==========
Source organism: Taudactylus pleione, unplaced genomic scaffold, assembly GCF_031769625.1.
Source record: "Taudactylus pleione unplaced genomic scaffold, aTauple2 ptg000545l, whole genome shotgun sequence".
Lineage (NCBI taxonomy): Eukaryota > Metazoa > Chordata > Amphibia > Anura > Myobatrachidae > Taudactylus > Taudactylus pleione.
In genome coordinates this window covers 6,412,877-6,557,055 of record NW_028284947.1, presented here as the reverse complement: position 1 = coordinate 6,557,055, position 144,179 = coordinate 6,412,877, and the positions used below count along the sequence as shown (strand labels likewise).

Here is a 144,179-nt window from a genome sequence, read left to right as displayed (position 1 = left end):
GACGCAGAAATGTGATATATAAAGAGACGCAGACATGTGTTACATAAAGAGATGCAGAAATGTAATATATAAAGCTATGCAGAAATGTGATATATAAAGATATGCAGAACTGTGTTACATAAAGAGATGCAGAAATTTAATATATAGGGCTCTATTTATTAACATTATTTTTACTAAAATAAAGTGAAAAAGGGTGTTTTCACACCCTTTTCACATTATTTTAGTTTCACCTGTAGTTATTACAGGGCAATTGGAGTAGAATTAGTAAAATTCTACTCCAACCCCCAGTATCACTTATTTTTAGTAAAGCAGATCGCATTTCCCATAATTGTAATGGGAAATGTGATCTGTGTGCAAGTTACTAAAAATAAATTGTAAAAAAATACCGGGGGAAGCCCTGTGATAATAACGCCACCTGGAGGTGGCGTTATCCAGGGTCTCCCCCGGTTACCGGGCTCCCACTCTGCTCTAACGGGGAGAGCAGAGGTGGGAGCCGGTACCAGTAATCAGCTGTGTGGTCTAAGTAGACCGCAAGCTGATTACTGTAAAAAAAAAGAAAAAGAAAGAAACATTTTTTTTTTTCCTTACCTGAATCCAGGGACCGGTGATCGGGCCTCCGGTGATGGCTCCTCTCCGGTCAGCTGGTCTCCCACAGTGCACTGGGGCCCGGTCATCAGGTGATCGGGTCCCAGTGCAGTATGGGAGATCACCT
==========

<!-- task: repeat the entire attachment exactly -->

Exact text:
Source organism: Taudactylus pleione, unplaced genomic scaffold, assembly GCF_031769625.1.
Source record: "Taudactylus pleione unplaced genomic scaffold, aTauple2 ptg000545l, whole genome shotgun sequence".
Lineage (NCBI taxonomy): Eukaryota > Metazoa > Chordata > Amphibia > Anura > Myobatrachidae > Taudactylus > Taudactylus pleione.
In genome coordinates this window covers 6,412,877-6,557,055 of record NW_028284947.1, presented here as the reverse complement: position 1 = coordinate 6,557,055, position 144,179 = coordinate 6,412,877, and the positions used below count along the sequence as shown (strand labels likewise).

Here is a 144,179-nt window from a genome sequence, read left to right as displayed (position 1 = left end):
GACGCAGAAATGTGATATATAAAGAGACGCAGACATGTGTTACATAAAGAGATGCAGAAATGTAATATATAAAGCTATGCAGAAATGTGATATATAAAGATATGCAGAACTGTGTTACATAAAGAGATGCAGAAATTTAATATATAGGGCTCTATTTATTAACATTATTTTTACTAAAATAAAGTGAAAAAGGGTGTTTTCACACCCTTTTCACATTATTTTAGTTTCACCTGTAGTTATTACAGGGCAATTGGAGTAGAATTAGTAAAATTCTACTCCAACCCCCAGTATCACTTATTTTTAGTAAAGCAGATCGCATTTCCCATAATTGTAATGGGAAATGTGATCTGTGTGCAAGTTACTAAAAATAAATTGTAAAAAAATACCGGGGGAAGCCCTGTGATAATAACGCCACCTGGAGGTGGCGTTATCCAGGGTCTCCCCCGGTTACCGGGCTCCCACTCTGCTCTAACGGGGAGAGCAGAGGTGGGAGCCGGTACCAGTAATCAGCTGTGTGGTCTAAGTAGACCGCAAGCTGATTACTGTAAAAAAAAAGAAAAAGAAAGAAACATTTTTTTTTTTCCTTACCTGAATCCAGGGACCGGTGATCGGGCCTCCGGTGATGGCTCCTCTCCGGTCAGCTGGTCTCCCACAGTGCACTGGGGCCCGGTCATCAGGTGATCGGGTCCCAGTGCAGTATGGGAGATCACCT